SHAW: One of my friends put it a really good way for me because I was - at the beginning of the process, I had my heart set on producing the album myself. And then I kind of realized, like, that was not in service of the music and making the best music possible. That was in service of my ego and, like, this need to prove something to myself or to other people. And my friend put it really well and said, you know, you can produce your own album down the line. But what you're doing right now is you're working with some of the best producers and mix engineers, and these people don't teach lectures at university. Like, you can't pay to learn from them. And, you know, we're lucky enough to be in a position where they'll happily spend time with us and talk us through things and collaborate with us.

RASCOE: I mean, there has been more of a conversation about, like, female producers recently and how they often don't get enough credit. You know, you have, like, The Weeknd and others tweeting about how, like, pop stars like Ariana Grande and Doja Cat are incredible musicians and also really good at the technical and engineering aspect of the music, just like you're talking about, but don't necessarily get that visibility. Like, do you think that women should be getting more visibility for that type of work that they're doing that's - on their technical craft?

SHAW: Yeah, I think also a lot of people are reluctant to actually believe those things about Ariana and Doja Cat. Like, I think there's a tendency to convince yourself that pop music is lowbrow or not intelligent or something, but it's like - it is literally the most refined craft.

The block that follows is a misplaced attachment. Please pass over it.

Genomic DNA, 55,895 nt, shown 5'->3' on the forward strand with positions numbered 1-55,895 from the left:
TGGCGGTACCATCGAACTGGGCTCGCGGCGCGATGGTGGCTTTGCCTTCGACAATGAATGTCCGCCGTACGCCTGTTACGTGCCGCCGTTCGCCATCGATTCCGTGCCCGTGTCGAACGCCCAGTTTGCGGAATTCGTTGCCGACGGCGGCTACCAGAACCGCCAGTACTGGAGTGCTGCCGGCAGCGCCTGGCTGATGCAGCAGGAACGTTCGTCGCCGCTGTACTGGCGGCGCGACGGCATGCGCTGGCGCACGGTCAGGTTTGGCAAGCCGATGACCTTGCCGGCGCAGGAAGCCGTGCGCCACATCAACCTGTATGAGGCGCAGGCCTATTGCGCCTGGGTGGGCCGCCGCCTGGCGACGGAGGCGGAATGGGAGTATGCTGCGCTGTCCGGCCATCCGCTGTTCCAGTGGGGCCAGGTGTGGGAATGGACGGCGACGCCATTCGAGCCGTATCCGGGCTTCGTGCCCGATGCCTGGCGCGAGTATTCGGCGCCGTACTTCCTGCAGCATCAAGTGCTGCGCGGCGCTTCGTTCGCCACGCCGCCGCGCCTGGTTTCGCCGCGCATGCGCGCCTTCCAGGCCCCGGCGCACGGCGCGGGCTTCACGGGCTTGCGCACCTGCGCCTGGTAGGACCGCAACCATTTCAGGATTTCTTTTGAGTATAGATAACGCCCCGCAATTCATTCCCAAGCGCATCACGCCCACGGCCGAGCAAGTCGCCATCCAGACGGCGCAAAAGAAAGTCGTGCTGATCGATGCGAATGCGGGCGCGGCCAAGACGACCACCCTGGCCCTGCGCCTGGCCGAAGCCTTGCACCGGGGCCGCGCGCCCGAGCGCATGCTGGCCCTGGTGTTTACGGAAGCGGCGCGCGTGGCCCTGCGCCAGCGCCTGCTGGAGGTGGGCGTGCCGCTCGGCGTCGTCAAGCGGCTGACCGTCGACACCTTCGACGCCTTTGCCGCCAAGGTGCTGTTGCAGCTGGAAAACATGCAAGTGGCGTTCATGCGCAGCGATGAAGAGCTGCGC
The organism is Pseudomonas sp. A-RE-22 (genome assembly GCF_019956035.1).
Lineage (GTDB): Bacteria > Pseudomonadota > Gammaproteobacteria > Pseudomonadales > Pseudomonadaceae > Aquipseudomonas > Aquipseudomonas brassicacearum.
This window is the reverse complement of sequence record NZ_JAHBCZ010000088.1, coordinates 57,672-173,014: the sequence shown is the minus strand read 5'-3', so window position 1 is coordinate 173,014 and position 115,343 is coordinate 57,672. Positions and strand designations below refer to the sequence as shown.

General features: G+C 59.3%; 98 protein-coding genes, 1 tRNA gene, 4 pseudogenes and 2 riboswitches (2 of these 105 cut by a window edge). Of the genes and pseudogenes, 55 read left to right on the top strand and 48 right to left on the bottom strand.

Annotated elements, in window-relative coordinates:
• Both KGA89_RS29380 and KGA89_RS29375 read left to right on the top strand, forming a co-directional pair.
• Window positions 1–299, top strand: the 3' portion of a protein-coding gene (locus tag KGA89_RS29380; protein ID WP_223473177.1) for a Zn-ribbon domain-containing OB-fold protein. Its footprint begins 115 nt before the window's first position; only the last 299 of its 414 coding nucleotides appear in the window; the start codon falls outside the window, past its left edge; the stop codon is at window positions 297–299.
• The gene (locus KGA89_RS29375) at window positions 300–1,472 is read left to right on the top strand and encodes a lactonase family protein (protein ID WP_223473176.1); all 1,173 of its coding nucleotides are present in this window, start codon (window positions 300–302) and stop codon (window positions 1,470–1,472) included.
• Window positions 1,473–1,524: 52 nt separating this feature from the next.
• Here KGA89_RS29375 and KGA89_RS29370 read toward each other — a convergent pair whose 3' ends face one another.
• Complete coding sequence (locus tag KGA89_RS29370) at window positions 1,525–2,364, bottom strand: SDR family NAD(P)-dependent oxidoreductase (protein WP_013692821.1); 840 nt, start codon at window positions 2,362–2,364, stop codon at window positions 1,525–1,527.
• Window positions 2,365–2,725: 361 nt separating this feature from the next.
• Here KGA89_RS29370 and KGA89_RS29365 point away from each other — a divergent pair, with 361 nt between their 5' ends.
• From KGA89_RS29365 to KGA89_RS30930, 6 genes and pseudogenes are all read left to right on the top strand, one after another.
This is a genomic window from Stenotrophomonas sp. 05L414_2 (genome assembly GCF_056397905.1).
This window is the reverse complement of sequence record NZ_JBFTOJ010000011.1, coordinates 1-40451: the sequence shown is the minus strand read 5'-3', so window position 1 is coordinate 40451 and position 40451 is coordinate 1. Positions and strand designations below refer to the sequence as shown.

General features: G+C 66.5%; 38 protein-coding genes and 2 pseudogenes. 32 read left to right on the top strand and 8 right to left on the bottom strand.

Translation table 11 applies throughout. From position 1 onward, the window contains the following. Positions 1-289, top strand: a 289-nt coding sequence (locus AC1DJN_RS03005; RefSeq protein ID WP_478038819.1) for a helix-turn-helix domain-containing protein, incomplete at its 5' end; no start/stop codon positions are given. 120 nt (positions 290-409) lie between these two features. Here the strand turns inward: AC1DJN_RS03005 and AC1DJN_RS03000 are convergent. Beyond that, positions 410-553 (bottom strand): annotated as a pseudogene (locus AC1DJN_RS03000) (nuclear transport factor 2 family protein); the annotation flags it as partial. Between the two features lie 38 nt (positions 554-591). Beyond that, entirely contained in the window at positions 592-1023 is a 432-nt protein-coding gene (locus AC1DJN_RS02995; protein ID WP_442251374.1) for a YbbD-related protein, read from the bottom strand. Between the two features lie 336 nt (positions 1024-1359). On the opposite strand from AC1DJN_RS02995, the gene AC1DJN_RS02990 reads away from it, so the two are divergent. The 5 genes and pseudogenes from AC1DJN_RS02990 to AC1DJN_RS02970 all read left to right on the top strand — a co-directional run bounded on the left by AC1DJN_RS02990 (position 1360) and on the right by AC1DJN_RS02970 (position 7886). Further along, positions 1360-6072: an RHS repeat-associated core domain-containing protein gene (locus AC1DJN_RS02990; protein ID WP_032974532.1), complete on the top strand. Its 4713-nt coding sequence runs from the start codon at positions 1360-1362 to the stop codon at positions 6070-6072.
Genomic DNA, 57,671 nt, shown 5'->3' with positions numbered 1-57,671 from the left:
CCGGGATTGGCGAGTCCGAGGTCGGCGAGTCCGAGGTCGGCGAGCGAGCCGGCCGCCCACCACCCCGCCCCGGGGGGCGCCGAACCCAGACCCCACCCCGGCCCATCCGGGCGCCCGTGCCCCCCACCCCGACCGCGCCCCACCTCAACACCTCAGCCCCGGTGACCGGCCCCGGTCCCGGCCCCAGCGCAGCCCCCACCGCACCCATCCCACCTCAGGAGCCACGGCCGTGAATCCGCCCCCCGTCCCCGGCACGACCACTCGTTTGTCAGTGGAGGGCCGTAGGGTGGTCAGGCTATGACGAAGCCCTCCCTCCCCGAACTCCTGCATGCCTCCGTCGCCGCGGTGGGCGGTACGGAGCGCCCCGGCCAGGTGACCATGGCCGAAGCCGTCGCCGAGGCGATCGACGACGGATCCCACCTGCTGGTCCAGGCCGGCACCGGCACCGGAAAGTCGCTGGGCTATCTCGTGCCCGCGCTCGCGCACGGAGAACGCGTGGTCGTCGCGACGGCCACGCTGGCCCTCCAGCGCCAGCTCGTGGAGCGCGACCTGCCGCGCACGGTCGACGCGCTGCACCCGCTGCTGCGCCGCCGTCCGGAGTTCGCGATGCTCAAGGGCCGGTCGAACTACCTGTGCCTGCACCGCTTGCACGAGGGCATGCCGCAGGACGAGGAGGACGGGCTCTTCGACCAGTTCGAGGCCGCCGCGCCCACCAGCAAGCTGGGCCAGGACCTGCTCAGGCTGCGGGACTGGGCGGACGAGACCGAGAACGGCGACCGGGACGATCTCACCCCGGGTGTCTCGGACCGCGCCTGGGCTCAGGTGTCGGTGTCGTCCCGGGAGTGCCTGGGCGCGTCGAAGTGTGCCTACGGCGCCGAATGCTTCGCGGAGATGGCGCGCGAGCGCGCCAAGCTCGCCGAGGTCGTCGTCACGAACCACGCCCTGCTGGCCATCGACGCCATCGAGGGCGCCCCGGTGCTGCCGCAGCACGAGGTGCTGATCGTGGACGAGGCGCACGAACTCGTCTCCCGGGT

RASCOE: You know, speaking of just, like, you know, putting a lot of work into things and into your craft, you actually work with one of your heroes on this album, Azealia Banks, on the song "Surprise Me."

(SOUNDBITE OF SONG, "SURPRISE ME")

MALLRAT: (Singing) Why does it surprise me when you find me? Is the night young? Is it like me? Come on, spit it out now. Stay beside me. Pull me closer. Hold me tightly.

RASCOE: And, you know, now, we can't play Azealia Banks's full verse, but it is a fun verse. How did that collaboration come together? And, like, you know, how did that feel to have her on your album?

SHAW: So I have been a fan of her for a really long time, and the first album that I bought with my own money was "Broke With Expensive Taste," which is her debut album. And then a year or two ago, she did a livestream on Instagram, and she played my song "Charlie" in it, and was like, this is this girl Mallrat. She's got some really good music.

RASCOE: Oh, wow.

SHAW: Someone sent that to me, and I was so excited at that acknowledgement. So I DM'd her on Instagram. Then it just went from there.